. Go for some solar-powered and LED christmas lights instead, and use candles around the home.
Make your own wrapping paper
– Wrapping paper is a big one at Christmas. 227,000 miles of wrapping paper is chucked out every year in the UK, with Christmas making up a significant portion of that. That’s almost enough to reach to the moon! Make sure the wrapping paper you buy is recyclable or make your own if you can’t find any. You can make it super personalised and it can be a fun thing to do with your family.
Go digital with your Christmas cards
– If anyone is offended that your seasons greetings are digital instead of written on some card that will be thrown away, ask yourself why you’re even sending those people your well wishes! We’re joking of course, but you can use it as a teachable moment. Explain the impact that billions of Christmas cards has on our environment each year.
Make your own gift tags
– If you receive Christmas cards in the post, don’t throw them away! Keep them and use them as gift tags in the future. Lots will have patterns on them so they can be repurposed into cute little tags or details.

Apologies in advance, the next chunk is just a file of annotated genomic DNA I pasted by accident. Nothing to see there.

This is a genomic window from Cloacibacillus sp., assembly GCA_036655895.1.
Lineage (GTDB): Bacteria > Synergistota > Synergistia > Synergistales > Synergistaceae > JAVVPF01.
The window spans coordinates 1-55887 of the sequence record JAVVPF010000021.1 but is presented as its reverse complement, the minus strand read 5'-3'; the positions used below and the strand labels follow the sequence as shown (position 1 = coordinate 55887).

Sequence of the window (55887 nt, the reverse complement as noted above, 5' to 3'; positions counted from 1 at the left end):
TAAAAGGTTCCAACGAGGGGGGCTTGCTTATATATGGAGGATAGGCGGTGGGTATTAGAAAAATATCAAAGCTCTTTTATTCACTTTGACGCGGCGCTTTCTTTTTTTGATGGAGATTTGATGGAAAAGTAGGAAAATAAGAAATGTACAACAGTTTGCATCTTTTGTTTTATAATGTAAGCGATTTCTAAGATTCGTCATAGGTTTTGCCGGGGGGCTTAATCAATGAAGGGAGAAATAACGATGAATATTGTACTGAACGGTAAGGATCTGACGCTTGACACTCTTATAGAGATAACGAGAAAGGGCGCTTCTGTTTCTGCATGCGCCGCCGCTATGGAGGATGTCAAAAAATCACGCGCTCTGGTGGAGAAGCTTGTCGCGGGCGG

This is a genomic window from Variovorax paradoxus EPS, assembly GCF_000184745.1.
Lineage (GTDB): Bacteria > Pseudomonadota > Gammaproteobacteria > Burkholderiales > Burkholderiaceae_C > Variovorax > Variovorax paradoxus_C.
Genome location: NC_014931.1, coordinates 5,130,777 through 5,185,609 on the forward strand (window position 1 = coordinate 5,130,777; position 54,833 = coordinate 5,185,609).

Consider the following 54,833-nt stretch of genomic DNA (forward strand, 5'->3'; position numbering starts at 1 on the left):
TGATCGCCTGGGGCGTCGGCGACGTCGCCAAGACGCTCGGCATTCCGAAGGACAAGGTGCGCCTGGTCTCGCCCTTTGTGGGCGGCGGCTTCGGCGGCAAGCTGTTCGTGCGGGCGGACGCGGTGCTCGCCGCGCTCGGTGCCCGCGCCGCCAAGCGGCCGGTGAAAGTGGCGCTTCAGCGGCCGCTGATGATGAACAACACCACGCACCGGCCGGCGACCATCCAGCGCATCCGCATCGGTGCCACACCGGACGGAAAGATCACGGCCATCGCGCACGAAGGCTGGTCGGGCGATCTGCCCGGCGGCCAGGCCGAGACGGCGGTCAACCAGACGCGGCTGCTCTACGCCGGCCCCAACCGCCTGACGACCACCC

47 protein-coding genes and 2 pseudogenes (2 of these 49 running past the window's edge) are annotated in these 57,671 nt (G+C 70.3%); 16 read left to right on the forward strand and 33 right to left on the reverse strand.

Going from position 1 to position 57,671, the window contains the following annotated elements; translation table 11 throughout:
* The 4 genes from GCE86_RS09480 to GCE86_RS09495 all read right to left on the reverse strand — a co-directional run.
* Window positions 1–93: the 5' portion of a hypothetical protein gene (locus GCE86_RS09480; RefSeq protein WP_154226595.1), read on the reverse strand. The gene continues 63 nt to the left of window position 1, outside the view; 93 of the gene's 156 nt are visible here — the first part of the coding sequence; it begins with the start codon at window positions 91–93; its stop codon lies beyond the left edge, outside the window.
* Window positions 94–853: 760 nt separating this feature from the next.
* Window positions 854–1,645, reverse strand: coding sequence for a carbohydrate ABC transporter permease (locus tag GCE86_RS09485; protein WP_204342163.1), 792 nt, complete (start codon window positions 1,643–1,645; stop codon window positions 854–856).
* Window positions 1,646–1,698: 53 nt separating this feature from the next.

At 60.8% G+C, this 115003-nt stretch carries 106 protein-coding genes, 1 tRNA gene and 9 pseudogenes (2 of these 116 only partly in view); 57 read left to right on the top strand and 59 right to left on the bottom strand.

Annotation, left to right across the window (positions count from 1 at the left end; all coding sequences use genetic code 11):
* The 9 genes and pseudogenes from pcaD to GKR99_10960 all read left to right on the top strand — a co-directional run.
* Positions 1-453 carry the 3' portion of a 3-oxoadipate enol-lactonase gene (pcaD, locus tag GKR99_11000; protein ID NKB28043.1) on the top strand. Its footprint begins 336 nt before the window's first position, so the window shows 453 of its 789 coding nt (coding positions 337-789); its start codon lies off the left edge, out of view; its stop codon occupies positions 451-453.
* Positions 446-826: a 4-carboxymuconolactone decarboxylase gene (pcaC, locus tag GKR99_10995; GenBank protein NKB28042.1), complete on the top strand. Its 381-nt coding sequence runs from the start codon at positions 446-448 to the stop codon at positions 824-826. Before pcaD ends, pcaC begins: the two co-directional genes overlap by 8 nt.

Buy a potted Christmas tree
– If you usually buy a real Christmas tree each year, opt for a potted one. This can be a slightly more expensive option in the short term, but if you look after it properly, you’ll be able to use it year after year. It’s estimated that six million trees are cut down each year for the UK at Christmas, creating 250 tonnes of waste once they’ve been used.
Make your own decorations
– Use old clothes and things you don’t need anymore to make some inventive Christmas decorations. This plays into the reuse part of the zero waste lifestyle and again, is a fun family thing to do. Be creative and make personal Christmas decorations you can use again each year.
Buy pre-loved, handmade or experience gifts
– Children’s toys tend to be massively over packaged and use a lot of material that isn’t recyclable. Explore your local charity shops for unique gifts. You’d be surprised at what you can find at charity stores, and how cheap they are too. You’re repurposing an item, donating to charity and saving money all at once!
The zero waste lifestyle is a big commitment, but is always growing in popularity and is becoming easier and easier as more people do it. As more people get involved in zero waste, more hacks are discovered and people start marketing towards this lifestyle. As a society we are moving towards zero or low waste. It’s happening at an extremely sluggish pace and there is so much more to do, but some progress is better than none. See if you can action some of our tips and reduce your carbon footprint and waste this Christmas!